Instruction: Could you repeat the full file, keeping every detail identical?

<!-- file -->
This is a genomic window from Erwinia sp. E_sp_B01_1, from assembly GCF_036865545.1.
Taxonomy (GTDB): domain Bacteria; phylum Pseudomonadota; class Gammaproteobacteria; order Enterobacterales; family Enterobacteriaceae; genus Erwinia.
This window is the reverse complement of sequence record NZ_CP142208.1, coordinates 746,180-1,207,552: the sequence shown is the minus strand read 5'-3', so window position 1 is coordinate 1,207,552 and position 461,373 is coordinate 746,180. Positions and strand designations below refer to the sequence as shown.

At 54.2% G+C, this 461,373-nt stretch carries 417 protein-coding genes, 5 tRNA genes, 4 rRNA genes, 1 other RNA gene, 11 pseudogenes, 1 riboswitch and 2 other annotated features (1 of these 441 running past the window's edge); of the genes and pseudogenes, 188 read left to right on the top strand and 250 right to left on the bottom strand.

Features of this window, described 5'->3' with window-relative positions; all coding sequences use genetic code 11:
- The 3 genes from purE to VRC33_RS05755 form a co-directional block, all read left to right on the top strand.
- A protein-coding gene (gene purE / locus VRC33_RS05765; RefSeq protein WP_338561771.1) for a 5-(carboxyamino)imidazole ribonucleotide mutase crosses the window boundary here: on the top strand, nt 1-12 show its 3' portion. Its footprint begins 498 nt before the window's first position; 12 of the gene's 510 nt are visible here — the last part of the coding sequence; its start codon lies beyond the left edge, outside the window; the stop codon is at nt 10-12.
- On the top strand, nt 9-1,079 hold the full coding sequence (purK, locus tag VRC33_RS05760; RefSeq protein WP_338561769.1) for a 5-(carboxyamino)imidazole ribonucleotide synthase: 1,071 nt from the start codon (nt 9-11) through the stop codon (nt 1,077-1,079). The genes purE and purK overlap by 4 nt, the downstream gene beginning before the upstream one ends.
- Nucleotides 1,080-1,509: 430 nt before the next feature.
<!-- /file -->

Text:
This is a genomic window from Erwinia sp. E_sp_B01_1, from assembly GCF_036865545.1.
Taxonomy (GTDB): domain Bacteria; phylum Pseudomonadota; class Gammaproteobacteria; order Enterobacterales; family Enterobacteriaceae; genus Erwinia.
This window is the reverse complement of sequence record NZ_CP142208.1, coordinates 746,180-1,207,552: the sequence shown is the minus strand read 5'-3', so window position 1 is coordinate 1,207,552 and position 461,373 is coordinate 746,180. Positions and strand designations below refer to the sequence as shown.

At 54.2% G+C, this 461,373-nt stretch carries 417 protein-coding genes, 5 tRNA genes, 4 rRNA genes, 1 other RNA gene, 11 pseudogenes, 1 riboswitch and 2 other annotated features (1 of these 441 running past the window's edge); of the genes and pseudogenes, 188 read left to right on the top strand and 250 right to left on the bottom strand.

Features of this window, described 5'->3' with window-relative positions; all coding sequences use genetic code 11:
- The 3 genes from purE to VRC33_RS05755 form a co-directional block, all read left to right on the top strand.
- A protein-coding gene (gene purE / locus VRC33_RS05765; RefSeq protein WP_338561771.1) for a 5-(carboxyamino)imidazole ribonucleotide mutase crosses the window boundary here: on the top strand, nt 1-12 show its 3' portion. Its footprint begins 498 nt before the window's first position; 12 of the gene's 510 nt are visible here — the last part of the coding sequence; its start codon lies beyond the left edge, outside the window; the stop codon is at nt 10-12.
- On the top strand, nt 9-1,079 hold the full coding sequence (purK, locus tag VRC33_RS05760; RefSeq protein WP_338561769.1) for a 5-(carboxyamino)imidazole ribonucleotide synthase: 1,071 nt from the start codon (nt 9-11) through the stop codon (nt 1,077-1,079). The genes purE and purK overlap by 4 nt, the downstream gene beginning before the upstream one ends.
- Nucleotides 1,080-1,509: 430 nt before the next feature.